The electronic content in cars has exponentially expanded, leading to more than 150 pounds of wiring in a single vehicle. As vehicles increase in complexity, a new wiring paradigm is needed.
Wires are not just wires anymore. They have become incredibly sophisticated, since automobiles began to resemble computers on wheels. The 1950s and 1960s are no longer relevant. Power steering, electric windows, and the occasional air conditioner were the pinnacle of luxury motoring back then. A luxury car’s metal covering now conceals a plethora of sensors, actuators, control units, high-performance processors, infotainment systems, and other components, and additional features and components are being added at breakneck speed: vehicles had 25 percent fewer circuits five years ago than today’s cars. In five years, that number will have increased by another 30 percent.
The automotive wiring industry is undergoing a transformation. The way firms design, create, manufacture, and supply car wiring harnesses has changed dramatically, thanks to the increasing growth of electronic content in vehicles and the coming of electrification and autonomous systems. The automotive business is moving at a dizzying speed, and automakers have had to make some significant portfolio modifications to keep up with shifting electronics demands. What does this entail for this market’s electronics designers?
New electrical architectures are being considered by automotive OEMs in order to simplify harness designs and reduce wiring complexity and expense. The automotive wire industry now is essentially the same as it was 80 years ago. Automobile wire harnesses are still made by hand, with thousands of components attached one by one. The design architecture has a significant impact on OEM business models. Wiring harnesses are a labor-intensive product for Tier One OEMs, thus they use the lowest-cost labor available around the world. Each vehicle’s wire harness contains thousands of part numbers, and the finished result weighs 150 pounds or more. As a result, they must organize all of the items’ materials and components and ship them all over the world. This results in a long, complex supply chain with hundreds of design modifications along the way, each of which must be monitored, implemented, and validated separately.
Simplified automobile wire harness designs will enable for more automated assembly and delivery procedures, as well as enabling OEMs to make modifications more quickly, lowering costs across the board. In addition to the raw materials needed to construct wiring harnesses, such as connectors, terminals, wire, tape, and other components, OEMs must keep a specific amount of inventory on hand to avoid supply disruptions. There are numerous hidden costs associated with the existing working model. OEMs stand to gain a lot of money if they can automate a portion of their manufacturing by inventing innovative wire harness architecture.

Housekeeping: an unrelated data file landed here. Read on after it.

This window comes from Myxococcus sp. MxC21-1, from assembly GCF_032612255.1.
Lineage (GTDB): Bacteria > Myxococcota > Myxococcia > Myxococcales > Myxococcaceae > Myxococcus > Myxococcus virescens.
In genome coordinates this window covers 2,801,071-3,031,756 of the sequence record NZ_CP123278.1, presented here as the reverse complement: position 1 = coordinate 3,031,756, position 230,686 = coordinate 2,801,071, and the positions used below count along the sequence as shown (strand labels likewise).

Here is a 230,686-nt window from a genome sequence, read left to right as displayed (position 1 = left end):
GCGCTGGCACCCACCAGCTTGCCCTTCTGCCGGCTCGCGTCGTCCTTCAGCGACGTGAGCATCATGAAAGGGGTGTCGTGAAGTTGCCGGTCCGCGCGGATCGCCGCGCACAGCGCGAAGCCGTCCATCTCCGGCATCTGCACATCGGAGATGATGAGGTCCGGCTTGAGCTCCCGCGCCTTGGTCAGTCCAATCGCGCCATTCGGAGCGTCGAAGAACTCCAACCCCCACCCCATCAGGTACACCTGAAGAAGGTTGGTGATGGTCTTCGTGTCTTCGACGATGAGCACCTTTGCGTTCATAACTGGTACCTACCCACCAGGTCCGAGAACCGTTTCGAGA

Connectivity Is Essential
The wire harness is the spider’s web in the middle of it all, and it’s required for almost every component of a modern car. As a result, building the wire harness of a cutting-edge automobile, bus, or truck necessitates both a broad grasp of car components such as sensors, actuators, batteries, and motors, as well as a mastery of the nuts and bolts of electrical system design.
To build a wire harness that is clever and cost-effective, as well as easy to assemble and service, you must know everything about wires and connectors and have a thorough understanding of the car as a whole.
The Next Generation of Wire Harness
The next-generation wire harness will allow more powerful electrical systems to operate vehicles, because the latest electrical connectivity allows ever more signals from on-board sensors, other vehicles, road-based infrastructure, and satellites to be streamed into a high-performance computer. The computer will then send signals to the brakes, steering, and other control systems via the wire harness.
All of this is progressively growing into a technical infrastructure for electrification and autonomous driving – an attractive vision, to be sure, but one fraught with difficulties.
More Wiring, Less Room
To begin with, as previously stated, there is the cross-pressure issue: when more sensors and other devices are added to the vehicle, more wires are required to connect them to the vehicle’s system. Vehicles, on the other hand, aim to get smaller, thinner, and lighter. So, where do you store the fresh wire spaghetti when you’re short on space? It’s difficult to get rid of anything because all of the standard vehicle components are still required for it to function effectively.
Wire harness designers are in a furious battle with the rest of the development teams for a new vehicle. They all require a piece of the dwindling space for their specialized usage; therefore everyone must compromise in order to make it work.
Future of Wire Harness
Wire harnesses, without a doubt, are rapidly developing to address the problems offered by electrification and autonomous driving.
Wire harness design of the future, according to experts, will most likely be completely different from what it is now. Wires are used now because they are flexible and easy to route, however, wires may not be used in the future. The majority of the signals could be transmitted wirelessly if satisfactory solutions are developed to bypass all of the cyber security challenges that will surely arise.
By: Paroma Bhattacharya, Reports and Data